5 reasons to visit Bordeaux, France this summer

Bordeaux has always been a dynamic, cosmopolitan city, which never ceases to amaze its tourists with new interesting facets of its personality.

This city has been inscribed on the UNESCO World Heritage List since 2007 due to its bold modernism, being a key destination for all those interested in French culture, the French lifestyle, and well-made wine.

Bordeaux is the center of a legendary wine region, but also a vibrant, sophisticated city and a top destination for those who love quality food. Synonymous with fine wines, Bordeaux is one of the most elegant cities in France.

This city is located on the river Garonne, being, moreover, an important port for more than a few centuries. In addition, the Basque Country and Spain are only 2 hours away, and in just 3 hours’ walk from Bordeaux, you can reach the famous part of the Pyrenees, excellent for winter sports lovers. And if this is not enough to convince you already, here are 5 more reasons to visit Bordeaux this summer:

1. The Water Mirror

The water mirror. Bordeaux, France

Located opposite Place de la Bourse, between Quai de la Douane and Quai Louis XVIII, this spectacular pool, designed by artist Michel Corajoud offers a magnificent show through rhythmic changes in 2 centimeters of water on a giant granite slab. The figures show that it is the largest water mirror in the world, with an area of 3450 square meters.

Anyone can take off their shoes and cool off in this water, even to dance rhythms, because in the evening there is a festival where groups of interprets gather to sing and dance, creating a real show on the face of the water.

2. Jardin Public, Bordeaux

Jardin Public, Bordeaux, France

The Jardin Public merges the distinguished honey-colored stone of stately 18th century buildings with a relaxed setting in which a pond is surrounded by centuries-old trees. The garden is much appreciated by people who enjoy a leisurely walk, joggers, children, and grandparents, who coexist with swans and ducks in complete harmony.

This public garden of Bordeaux was originally designed “a la Francaise” – with styled trees, right angles, and a terrace from which you can see from a distance how man’s mastery dominated nature. Slowly, however, it turned into an “a l’anglaise” garden in which from wherever you are, you have a different point of view and a different landscape of nature surprised as if it were a painting.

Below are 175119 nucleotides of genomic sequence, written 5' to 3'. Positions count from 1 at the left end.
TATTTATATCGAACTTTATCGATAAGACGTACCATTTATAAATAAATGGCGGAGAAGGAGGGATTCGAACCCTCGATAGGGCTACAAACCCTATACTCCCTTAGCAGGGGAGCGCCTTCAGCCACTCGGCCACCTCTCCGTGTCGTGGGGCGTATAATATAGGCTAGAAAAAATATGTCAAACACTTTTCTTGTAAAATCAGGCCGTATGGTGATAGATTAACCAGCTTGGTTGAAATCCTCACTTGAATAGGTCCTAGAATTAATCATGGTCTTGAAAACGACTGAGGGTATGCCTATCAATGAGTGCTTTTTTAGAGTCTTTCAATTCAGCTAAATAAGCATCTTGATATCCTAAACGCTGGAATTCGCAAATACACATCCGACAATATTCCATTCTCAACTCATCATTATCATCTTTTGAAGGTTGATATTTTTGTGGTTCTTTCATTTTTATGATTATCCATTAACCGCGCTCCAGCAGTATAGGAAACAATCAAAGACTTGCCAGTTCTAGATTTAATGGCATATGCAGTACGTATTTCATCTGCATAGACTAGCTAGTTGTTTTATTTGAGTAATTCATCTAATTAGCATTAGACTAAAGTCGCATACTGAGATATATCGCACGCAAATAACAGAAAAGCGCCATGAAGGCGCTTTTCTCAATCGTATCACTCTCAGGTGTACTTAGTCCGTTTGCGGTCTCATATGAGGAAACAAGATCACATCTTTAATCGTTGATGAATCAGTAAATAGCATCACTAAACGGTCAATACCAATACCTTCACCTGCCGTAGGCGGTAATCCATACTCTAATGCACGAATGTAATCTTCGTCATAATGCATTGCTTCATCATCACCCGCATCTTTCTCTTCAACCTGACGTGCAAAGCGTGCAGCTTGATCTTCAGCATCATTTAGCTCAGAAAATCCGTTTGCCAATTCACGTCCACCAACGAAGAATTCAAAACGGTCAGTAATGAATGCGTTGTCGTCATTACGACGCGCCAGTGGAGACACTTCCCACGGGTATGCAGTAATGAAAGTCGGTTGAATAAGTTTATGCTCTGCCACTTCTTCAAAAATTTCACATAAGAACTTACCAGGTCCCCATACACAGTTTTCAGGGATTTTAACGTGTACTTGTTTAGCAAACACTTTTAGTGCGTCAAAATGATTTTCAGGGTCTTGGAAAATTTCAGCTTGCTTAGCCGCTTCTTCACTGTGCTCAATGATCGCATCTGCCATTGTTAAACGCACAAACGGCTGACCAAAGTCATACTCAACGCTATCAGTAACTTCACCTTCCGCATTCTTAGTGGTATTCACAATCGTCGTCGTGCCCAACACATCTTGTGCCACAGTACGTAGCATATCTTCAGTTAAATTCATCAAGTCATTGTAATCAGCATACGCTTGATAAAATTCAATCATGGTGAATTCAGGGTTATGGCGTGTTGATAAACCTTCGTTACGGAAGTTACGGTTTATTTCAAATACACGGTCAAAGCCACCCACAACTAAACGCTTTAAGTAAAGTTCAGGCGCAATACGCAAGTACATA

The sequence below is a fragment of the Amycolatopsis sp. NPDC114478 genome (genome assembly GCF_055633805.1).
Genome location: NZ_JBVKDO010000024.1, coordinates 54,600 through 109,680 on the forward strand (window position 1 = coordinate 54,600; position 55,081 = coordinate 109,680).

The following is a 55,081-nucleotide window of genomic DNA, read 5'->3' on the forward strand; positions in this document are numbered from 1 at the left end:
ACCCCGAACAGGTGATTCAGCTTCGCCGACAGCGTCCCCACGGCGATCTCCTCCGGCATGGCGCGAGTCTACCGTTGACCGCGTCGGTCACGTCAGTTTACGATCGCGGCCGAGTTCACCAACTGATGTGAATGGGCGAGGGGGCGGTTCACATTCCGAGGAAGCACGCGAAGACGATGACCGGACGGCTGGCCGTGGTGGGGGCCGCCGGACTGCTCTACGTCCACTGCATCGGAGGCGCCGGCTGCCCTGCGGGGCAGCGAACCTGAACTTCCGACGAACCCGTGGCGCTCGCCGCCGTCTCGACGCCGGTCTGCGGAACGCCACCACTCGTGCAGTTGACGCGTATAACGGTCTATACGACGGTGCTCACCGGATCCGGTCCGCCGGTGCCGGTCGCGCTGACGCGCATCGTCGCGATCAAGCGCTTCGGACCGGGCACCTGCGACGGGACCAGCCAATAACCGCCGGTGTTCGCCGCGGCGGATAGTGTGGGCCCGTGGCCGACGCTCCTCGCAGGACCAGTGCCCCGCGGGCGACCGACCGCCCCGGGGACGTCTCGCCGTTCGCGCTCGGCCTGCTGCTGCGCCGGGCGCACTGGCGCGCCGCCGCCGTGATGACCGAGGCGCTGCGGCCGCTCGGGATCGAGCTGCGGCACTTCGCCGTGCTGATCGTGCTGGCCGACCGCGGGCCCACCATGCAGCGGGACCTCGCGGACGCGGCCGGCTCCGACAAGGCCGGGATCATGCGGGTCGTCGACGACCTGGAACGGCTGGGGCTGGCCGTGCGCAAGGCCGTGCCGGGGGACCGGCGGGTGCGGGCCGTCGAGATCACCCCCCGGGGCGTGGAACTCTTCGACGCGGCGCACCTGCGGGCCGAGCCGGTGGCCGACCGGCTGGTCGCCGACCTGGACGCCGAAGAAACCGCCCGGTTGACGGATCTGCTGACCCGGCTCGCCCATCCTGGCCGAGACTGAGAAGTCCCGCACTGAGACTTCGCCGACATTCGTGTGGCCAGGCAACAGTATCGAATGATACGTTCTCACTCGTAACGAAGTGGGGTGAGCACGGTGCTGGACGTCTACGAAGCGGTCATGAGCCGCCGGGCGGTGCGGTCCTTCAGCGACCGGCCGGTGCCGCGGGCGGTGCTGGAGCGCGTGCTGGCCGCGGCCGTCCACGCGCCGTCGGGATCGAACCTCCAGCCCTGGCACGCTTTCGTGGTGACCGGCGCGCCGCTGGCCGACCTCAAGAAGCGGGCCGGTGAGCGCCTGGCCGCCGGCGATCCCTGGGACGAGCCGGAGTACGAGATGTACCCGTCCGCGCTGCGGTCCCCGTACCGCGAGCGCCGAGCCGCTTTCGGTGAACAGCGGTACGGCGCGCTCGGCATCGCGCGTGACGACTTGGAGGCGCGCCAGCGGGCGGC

3. Porte Cailhau

Porte Cailhau, Bordeaux, France

Fragment of the ancient walls, Porte Cailhau is an absolutely magnificent tourist attraction.
With a project of transition between Gothic and Renaissance, it dates from 1495 and was built to celebrate the victory of King Charles VIII against the League of Venice at the Battle of Fornovo.
Because of that, it had the dual purpose of being a triumphal arch as well as a defense wall of the city.

There is a white statuette of the king in one of the niches, as well as a note telling you to keep your attention on the heat, as Charles VIII died at the age of 27 after entering Amboise alone.
For a small fee, you can enter the building and go to the photogenic view of the city of Garonne.

4. La Cité du Vin

This extremely contemporary cultural center is a celebration of all wines and is one of those enterprising and futuristic ideas that are really hard to summarize in words.
For the usual tourist, it is a high-tech museum that teaches you about the history of wine and where and how it is made around the world.

There are ten hours of audiovisual material to watch, so if you are an oenophile, you could easily kill a day here, satisfying your curiosity.
The architecture of this 3,000-square-meter building, with its 55-meter tower, is dazzling and the tour culminates with a visit to the Belvedere Bar, where you can pair a glass of wine with equally impressive views of Bordeaux and Garonne.

5. Wine Tours

Another thing you can do while you are at La Cité du Vin is to gather advantageous intel on where to continue your wine journey because the choices you are presented with can be quite overwhelming. You are, after all, in the world capital of wine and the second largest wine region on the globe. 

Typically, a guided tour involves transporting a group of people around Saint-Émilion, Médoc, Canon Fronsac, Sauternes, and Graves.

While there, you will be presented with specific and traditional rooms and cellars and you will find out how the wine is created and stored, then having the chance to try them personally through a tasting event.

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